Yeah, of course. Even right now we are designing an app and we are talking daily with the users that will be using this application, and we get feedback. We ask them questions about whether or not something should be possible or maybe something is unnecessary for them. We talk daily, we ask them questions, we send them some chunks of the designs that we made. Sometimes even you don't have to send the whole mockup or whole view, you can just send, for example, a view containing a calendar menu and some kind of task. But you can also only send the calendar and ask them if this calendar is right for them.

So yeah, ask them about anything you doubt. You can ask the users and they, of course, might not know because they aren't sure if they will need it or not. So then it will be best to put it in perspective, in the context of some process, and then show them the prototype and ask them within the context of this process. This would be beneficial to you. And if yes, then implement it.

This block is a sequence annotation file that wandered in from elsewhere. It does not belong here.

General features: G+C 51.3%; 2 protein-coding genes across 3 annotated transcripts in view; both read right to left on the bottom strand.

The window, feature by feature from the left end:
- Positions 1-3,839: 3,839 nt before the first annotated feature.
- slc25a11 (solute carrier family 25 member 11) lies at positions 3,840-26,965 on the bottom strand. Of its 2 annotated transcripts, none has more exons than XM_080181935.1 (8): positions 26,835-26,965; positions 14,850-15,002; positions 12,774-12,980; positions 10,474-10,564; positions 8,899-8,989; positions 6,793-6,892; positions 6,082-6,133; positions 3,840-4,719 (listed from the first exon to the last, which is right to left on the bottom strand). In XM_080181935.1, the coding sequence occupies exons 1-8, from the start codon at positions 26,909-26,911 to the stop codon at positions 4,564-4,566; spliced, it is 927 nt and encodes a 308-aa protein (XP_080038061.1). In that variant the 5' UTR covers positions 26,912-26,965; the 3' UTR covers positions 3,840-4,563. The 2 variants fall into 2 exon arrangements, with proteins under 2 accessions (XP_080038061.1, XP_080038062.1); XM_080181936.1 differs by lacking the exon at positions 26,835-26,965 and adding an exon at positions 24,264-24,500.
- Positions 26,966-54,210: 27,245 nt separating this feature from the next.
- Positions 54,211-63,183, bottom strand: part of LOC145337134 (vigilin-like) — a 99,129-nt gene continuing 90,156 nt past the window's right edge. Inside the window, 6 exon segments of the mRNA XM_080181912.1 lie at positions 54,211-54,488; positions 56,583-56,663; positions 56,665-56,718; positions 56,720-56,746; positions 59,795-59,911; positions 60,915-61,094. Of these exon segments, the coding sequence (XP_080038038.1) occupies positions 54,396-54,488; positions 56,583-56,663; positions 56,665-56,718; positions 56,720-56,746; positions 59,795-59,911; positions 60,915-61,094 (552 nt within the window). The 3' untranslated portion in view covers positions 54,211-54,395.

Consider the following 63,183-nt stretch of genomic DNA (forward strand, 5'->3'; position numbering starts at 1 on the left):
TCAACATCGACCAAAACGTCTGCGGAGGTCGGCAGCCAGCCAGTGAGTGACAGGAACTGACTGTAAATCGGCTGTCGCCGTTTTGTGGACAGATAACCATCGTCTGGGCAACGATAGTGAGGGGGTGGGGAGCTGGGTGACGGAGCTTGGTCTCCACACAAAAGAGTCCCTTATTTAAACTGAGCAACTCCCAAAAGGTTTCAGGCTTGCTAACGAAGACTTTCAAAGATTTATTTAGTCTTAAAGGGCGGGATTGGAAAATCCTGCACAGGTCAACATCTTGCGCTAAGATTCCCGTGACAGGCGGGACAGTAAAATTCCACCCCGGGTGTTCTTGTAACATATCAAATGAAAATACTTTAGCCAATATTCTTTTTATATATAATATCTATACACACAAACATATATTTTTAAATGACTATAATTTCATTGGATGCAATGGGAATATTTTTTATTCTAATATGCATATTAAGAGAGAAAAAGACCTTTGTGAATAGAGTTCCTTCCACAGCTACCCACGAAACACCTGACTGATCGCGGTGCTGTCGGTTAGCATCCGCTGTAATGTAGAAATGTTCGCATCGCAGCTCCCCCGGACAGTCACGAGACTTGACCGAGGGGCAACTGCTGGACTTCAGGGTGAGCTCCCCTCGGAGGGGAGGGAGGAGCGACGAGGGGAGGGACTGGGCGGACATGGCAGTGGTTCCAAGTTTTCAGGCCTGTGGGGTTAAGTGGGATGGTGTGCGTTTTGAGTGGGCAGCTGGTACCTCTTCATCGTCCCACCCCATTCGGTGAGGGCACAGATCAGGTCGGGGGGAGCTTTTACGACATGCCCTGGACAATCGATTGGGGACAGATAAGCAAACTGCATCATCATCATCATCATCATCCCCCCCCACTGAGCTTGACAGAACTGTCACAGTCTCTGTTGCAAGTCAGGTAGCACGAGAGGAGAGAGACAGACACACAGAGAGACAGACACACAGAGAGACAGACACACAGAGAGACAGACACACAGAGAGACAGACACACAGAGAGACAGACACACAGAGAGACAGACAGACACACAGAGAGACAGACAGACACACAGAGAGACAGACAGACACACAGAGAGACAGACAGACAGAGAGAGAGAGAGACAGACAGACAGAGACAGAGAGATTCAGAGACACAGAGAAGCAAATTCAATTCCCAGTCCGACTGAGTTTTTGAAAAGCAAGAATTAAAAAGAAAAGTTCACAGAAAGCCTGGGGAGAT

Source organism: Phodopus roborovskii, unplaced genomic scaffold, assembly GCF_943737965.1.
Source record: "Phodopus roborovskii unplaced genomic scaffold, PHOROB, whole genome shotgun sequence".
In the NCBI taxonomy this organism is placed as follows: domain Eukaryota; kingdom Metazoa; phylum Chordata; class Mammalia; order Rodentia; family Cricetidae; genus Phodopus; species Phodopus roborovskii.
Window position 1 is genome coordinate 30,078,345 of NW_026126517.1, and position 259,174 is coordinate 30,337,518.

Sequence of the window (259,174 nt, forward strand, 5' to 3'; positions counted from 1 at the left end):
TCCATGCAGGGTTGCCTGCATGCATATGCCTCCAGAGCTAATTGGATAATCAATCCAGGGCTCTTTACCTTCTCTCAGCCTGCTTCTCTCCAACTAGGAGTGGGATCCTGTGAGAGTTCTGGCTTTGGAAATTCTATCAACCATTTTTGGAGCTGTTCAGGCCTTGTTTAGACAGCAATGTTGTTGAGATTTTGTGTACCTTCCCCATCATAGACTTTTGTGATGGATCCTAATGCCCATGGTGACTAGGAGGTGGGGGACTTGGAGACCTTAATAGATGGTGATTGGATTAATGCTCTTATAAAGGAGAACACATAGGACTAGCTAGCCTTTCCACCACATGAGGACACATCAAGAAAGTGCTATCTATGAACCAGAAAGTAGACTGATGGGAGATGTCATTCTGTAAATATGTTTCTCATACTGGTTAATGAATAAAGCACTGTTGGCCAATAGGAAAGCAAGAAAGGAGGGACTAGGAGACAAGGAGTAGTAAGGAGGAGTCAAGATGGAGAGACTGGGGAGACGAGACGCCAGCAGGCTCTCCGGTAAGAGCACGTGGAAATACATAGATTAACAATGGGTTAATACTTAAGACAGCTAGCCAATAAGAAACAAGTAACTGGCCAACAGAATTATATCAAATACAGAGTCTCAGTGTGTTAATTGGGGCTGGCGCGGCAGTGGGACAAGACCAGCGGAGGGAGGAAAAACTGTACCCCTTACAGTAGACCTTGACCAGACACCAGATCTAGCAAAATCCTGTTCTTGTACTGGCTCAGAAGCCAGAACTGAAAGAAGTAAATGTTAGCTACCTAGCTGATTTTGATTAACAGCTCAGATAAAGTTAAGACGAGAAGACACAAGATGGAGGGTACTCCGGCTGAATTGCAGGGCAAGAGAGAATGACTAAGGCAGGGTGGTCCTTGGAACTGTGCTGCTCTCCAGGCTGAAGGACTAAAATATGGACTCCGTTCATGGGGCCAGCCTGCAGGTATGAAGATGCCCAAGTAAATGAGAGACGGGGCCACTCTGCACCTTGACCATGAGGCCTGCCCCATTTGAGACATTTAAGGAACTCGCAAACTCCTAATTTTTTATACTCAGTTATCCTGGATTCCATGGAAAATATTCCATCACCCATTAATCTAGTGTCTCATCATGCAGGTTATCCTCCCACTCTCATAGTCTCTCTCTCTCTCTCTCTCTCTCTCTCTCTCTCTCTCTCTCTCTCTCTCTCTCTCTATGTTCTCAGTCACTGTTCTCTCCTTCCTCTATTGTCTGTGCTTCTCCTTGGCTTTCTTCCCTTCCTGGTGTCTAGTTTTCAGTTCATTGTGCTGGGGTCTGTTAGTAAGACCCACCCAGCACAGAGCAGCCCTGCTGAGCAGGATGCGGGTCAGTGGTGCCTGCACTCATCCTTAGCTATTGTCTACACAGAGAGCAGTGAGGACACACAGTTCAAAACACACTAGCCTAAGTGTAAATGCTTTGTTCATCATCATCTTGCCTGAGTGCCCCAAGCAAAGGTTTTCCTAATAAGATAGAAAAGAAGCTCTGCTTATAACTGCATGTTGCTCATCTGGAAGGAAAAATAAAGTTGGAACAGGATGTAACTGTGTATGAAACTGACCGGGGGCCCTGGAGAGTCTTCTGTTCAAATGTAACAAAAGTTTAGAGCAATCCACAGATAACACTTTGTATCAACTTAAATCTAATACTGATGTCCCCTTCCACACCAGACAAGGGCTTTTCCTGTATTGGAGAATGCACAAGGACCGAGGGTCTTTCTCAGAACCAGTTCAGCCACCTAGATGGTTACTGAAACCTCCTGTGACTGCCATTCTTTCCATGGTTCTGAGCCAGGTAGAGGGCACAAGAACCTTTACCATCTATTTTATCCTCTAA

Olga
I will show you a picture from the Internet. Just say what you think.

user experience vs design source: medium.com

Pawel
Yeah. This is basically like appropriation and adoption of the users. Users may adapt your application in a different way than you didn't actually expect them to. You designed it in a certain way and then the users adopted it in their own way, sort of. And this is actually not bad, not bad at all if the user's expectations are still met. You simply cannot always predict what will happen. There's even this joke where the developer is making an app, which is like a bar, a pub app.

And then he tests it- he orders one beer. He orders two beers, everything works. He orders 1000 beers, works. And then the quality assurance engineer comes in and he tests this app, this application, and he - ok, I want to order a beer with juice. Everything works, okay. So then I want to order, for example, a Dragon beer. And everything works great. And then we can get this application out to production. And then a user comes in and he asks - where's the toilet? and the app crashes.

So basically you can't always predict how the users will use their application, but if they adopt it in their own way, everything's fine. No problem there.

What is the difference between good and bad design?


Olga
What is the difference between good and bad design then?
Pawel